Social Capital as a Policy Resource

Social Capital as a Policy Resource

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Description

In 1997 the "National Institute of Mental Health" assembled a working group of international experts to address the mental health consequences of torture and related violence and trauma; report on the status of scientific knowledge; and include research recommendations with implications for treatment, services, and policy development. This book, dedicated to those who experience the horrors of torture and those who work to end it, is based on that report.
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Product details

  • Hardback | 280 pages
  • 157.5 x 233.7 x 22.9mm | 544.32g
  • Dordrecht, Netherlands
  • English
  • Reprinted from POLICY SCIENCES, 33:3-4, 2001
  • VIII, 280 p.
  • 0792372735
  • 9780792372738

Table of contents

Foreword. Social capital as a policy resource; J.D. Montgomery. Measuring social capital and its consequences; A. Inkeles. Both glue and lubricant: Transnational ethnic social capital as a source of Asia-Pacific subregionalism; Xiangming Chen. Social capital in the Japanese youth labor market: Labor market policy, schools, and norms; M.C. Brinton. Social capital and labor politics in Japan: Cooperation or cooptation? J.P. Broadbent. Social capital and power: Entrepreneurial elite and the state in contemporary China; Zhou Yongming. Trade unions and social capital in transitional communist states: The case of China; W. Taylor. Faith as social capital: Religion and community development in Southern Asia; C. Candland. Native social capital: The case of Hawaiian sovereignty and Ka Lahui Hawaii; Haunani-Kay Trask. Indigenous knowledge as intellectual property; C.H. Norchi. The World Bank and social capital: Lessons from ten rural development projects in the Philippines and Mexico; J. Fox, J. Gershman. Social capital in microfinance: Case studies in the Philippines; B.R. Quinones Jr., H.D. Seibel. Peasant federations and rural development policies in the Andes; T.F. Carroll, A.J. Bebbington. Social capital formation: The role of NGO rural development programs in Bangladesh; A.H. Mondal. Beyond community and society: The externalities of social capital building; J.M. Heffron. About the authors. Index.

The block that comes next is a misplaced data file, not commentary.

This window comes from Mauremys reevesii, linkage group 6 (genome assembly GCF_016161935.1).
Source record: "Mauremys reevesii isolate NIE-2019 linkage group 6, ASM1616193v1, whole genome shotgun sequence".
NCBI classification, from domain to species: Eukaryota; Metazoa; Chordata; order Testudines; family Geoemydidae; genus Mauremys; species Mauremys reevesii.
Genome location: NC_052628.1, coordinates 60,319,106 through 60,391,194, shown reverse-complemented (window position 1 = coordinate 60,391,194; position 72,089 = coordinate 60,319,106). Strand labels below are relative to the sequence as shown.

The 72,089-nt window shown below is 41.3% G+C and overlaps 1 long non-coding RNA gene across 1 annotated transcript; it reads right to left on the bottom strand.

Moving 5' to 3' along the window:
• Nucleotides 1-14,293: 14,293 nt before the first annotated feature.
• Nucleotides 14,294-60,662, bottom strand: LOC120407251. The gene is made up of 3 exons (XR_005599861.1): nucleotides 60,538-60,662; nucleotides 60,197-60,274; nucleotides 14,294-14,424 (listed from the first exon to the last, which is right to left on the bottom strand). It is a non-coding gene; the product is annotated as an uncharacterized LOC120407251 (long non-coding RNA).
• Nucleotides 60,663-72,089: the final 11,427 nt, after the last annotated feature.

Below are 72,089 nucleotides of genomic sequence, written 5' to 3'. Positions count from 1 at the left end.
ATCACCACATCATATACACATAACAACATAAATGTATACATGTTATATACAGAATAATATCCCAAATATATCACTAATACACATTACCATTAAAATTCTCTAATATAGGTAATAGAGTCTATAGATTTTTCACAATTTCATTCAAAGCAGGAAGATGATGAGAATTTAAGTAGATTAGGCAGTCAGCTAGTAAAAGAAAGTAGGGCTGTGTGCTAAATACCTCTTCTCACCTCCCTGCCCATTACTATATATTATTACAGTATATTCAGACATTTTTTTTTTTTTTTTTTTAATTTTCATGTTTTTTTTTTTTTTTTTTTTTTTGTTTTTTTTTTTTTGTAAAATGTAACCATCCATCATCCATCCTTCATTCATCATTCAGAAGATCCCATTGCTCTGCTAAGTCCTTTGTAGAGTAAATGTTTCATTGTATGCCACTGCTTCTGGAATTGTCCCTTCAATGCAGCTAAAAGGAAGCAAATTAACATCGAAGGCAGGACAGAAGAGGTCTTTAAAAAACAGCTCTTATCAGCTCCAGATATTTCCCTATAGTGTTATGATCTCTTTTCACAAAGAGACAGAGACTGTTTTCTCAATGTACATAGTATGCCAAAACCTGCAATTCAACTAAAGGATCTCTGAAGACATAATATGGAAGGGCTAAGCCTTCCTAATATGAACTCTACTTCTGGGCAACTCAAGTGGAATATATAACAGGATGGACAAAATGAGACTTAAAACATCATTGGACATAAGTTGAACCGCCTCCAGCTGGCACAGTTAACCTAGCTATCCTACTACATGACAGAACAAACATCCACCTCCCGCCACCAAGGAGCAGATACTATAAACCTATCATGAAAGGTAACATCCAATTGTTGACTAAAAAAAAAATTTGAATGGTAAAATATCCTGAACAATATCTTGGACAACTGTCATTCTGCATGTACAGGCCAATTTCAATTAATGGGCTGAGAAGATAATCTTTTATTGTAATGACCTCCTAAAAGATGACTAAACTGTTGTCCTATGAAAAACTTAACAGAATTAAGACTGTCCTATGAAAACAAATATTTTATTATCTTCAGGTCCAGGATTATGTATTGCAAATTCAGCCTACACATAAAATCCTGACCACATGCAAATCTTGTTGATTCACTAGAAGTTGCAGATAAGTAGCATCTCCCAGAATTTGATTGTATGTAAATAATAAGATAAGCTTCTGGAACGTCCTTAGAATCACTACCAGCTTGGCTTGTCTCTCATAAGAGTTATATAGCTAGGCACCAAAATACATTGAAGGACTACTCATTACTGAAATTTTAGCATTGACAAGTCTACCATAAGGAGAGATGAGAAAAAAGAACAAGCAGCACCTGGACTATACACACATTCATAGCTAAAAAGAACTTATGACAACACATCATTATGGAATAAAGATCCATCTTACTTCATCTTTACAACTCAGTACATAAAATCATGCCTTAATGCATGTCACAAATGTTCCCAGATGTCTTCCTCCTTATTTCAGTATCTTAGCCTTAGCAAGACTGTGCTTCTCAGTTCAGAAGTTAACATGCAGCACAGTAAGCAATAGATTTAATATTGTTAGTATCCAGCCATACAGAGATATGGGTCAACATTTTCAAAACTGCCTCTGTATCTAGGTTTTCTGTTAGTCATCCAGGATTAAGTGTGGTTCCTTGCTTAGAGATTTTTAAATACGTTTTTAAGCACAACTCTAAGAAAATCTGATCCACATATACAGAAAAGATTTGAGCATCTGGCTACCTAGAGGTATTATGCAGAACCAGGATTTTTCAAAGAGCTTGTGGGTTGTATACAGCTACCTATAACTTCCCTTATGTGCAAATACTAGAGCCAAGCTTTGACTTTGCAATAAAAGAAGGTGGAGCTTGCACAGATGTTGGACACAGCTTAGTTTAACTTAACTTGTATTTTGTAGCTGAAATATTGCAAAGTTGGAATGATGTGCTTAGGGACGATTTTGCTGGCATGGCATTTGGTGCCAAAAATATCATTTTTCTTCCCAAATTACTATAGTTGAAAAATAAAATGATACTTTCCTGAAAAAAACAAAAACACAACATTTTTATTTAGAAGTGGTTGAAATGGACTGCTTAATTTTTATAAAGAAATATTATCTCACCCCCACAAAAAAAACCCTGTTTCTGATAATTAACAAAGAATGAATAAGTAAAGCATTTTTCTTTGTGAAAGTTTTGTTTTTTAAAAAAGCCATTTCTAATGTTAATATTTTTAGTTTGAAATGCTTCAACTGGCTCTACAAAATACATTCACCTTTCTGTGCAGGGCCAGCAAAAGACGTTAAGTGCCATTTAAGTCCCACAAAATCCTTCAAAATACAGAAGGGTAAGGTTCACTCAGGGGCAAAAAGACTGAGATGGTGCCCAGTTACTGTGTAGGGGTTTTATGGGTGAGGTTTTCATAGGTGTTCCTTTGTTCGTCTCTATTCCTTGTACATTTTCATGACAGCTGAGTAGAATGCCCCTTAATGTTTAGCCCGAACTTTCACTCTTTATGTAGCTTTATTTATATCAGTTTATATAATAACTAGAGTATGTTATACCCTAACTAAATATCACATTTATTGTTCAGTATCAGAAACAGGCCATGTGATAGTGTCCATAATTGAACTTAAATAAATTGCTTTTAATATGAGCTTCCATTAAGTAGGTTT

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Review Text

` Few terms can match social capital's achievement of facilitating dialogue across sectors, regions, and disciplines. While maintaining a critical sensibility, these essays showcase the versatility, rigor, and usefulness of social capital scholarship at its best. '
Michael Woolcock - World Bank
` How may the connectedness among human beings help to advance important collective goals? This comprehensive book examines the sources of social capital in ethnic, religious, residential, occupational and other affinities. More importantly, it assesses how social capital influences such diverse endeavors as transnational entrepreneurship, the performance of high school students, the workings of labor markets and the efficacy of labor and peasant unions, and the outcomes of World Bank projects, among other topics. The book's reach across East Asia and beyond, and its focus on empirical case research, makes it a splendid fountain of comparative information and analysis on one of the key scholarly and practical topics of our time. '
Jorge Dominguez - Harvard University
` Rarely is a collection as timely or as useful. Anyone concerned with setting policy will find extraordinarily interesting this insightful treatment of a subject which is giving many of us considerable trouble. Here are enough new ideas to spark a dozen doctoral theses and a gross of journal articles. '
Paul Rich - Professor of International Relations and History University of the Americas, Fellow, Hoover Institution, Stanford University
` This important collection of papers examines how social capital has been used to advance social policies - or alternatively, how social capital has complicated the implementation of social policies &endash; in nations on both sides of the Pacific. The cases range from India's Andaman Islands and Russia in Asia to the Andes, and prominently include China, Japan, and Southeast Asia along the way. They are based on first-hand field research in the areas, and serve as the platform for important synthesizing articles by the editors. This book extends our understanding of the increasingly important concept of social capital, and is a contribution to theory as well as to our knowledge of policy processes in the nations of the Pacific. '
Nathan Glazer - Professor of Sociology and Education, Emeritus, Harvard University